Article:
In short, she said that in order to continue serving the South End children and families, they had

Former State Rep. Byron Rushing – who attended the March 13 meeting – said there were certainly USES-run public meetings and there is plenty of information online. However, he said maybe some feel the invitations to those meetings weren’t as widely spread as they could have been.

“We can’t say USES did nothing,” he said. “They did something, but we may say it was insufficient…I sat in meetings after meetings. Anyone could have gone and raised their hands and asked a question. Now, we may say that the invitations to those meetings weren’t extended to the right people.”

But at the meeting, so many others reported that they had no idea of the sale of the Tubman House.

Quanda Burrell said she was a former worker at USES and had her kids in programs there, and had never heard the building was being sold.

Chris Cato, a former board member of USES until recently, said he participated in the 18-month process and believes that it is flawed.

He said what is at issue isn’t that people are trying to make bad decisions, but rather that they don’t have the institutional knowledge to guide them in what they are doing.

“We’ve sat on the steps and watched the cars go by in this process now for a while,” he said. “A lot of traffic has gone by and it’s time to get off the steps. A lot of decisions are being made by people who mean well, but don’t know the South End culture and how it evolved here. There is a question about the decision making and the equity involved in it.”

Added Godfrey after the meeting, “When you say that you want to sell the Tubman House, knock it down and build luxury housing on it, while at the same time slapping the Tubman House name on another building in another location, it tells me one thing: You aren’t from Boston.”

What seems to also be in play is the two South Ends – in terms of how people hear about things, what some hold important as history in the neighborhood, and what the definition of progress might mean.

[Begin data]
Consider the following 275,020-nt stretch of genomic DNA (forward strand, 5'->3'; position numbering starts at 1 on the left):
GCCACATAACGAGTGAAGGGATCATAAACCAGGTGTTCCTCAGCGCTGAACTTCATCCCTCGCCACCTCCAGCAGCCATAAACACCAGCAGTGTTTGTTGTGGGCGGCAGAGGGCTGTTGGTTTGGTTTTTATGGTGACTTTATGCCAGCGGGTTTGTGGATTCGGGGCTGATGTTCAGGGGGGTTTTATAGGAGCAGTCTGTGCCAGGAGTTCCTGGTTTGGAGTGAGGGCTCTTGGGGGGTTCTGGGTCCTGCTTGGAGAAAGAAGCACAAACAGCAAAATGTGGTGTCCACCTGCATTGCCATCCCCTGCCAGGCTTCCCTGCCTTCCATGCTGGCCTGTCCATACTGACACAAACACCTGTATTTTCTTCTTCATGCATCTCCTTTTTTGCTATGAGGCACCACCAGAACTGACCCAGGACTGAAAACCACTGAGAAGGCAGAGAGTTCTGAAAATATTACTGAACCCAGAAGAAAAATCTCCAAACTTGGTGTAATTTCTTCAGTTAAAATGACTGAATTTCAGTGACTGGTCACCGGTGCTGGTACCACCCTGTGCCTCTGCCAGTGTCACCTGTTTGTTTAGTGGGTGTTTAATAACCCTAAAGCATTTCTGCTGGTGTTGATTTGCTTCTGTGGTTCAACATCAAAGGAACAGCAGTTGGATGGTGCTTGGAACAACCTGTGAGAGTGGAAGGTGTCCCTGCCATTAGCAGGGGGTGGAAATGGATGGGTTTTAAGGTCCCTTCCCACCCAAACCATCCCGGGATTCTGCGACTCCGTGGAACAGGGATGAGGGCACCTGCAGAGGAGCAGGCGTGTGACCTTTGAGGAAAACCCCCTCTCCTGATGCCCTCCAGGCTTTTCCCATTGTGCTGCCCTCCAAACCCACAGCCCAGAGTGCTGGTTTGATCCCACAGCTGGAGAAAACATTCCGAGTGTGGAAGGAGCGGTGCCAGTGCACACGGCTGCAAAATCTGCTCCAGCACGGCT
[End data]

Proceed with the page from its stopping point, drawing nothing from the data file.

A key element of that which cannot be ignored, Godfrey said, was the importance of a building like the Tubman House in recent black history. The building played an important role in community organizing against urban renewal, the fight against poverty for all races, racism and access to education since it opened in 1975. For some in the community it means more than a chance to get out of debt, or a key corner in a hot real estate market.

Arnesse Brown of TDC said losing the Tubman House felt like the last piece of recent black history being erased from the neighborhood.

“They had high-level, luxury market developers going through the building and taking tours of the building and you had non-profits who were just waiting for the RFP while that was going on,” she said. “There were so many barriers put up for non-profits. By the time the RFP came out, it was too late for us. It takes so long for us to get all the financing together. These old organizations know what it took to get that building there – it was blood, sweat and tears. When you have a building in a prominent area named after a slave and you don’t include black and brown people in the discussion; it’s like the last erasing of African Americans in the South End.”

Godfrey said the Coalition is actively meeting, and they will come up with a list of ‘Asks’ as a takeaway from the meeting on March 13. He said they plan to move quickly and should have their asks out publicly within a week.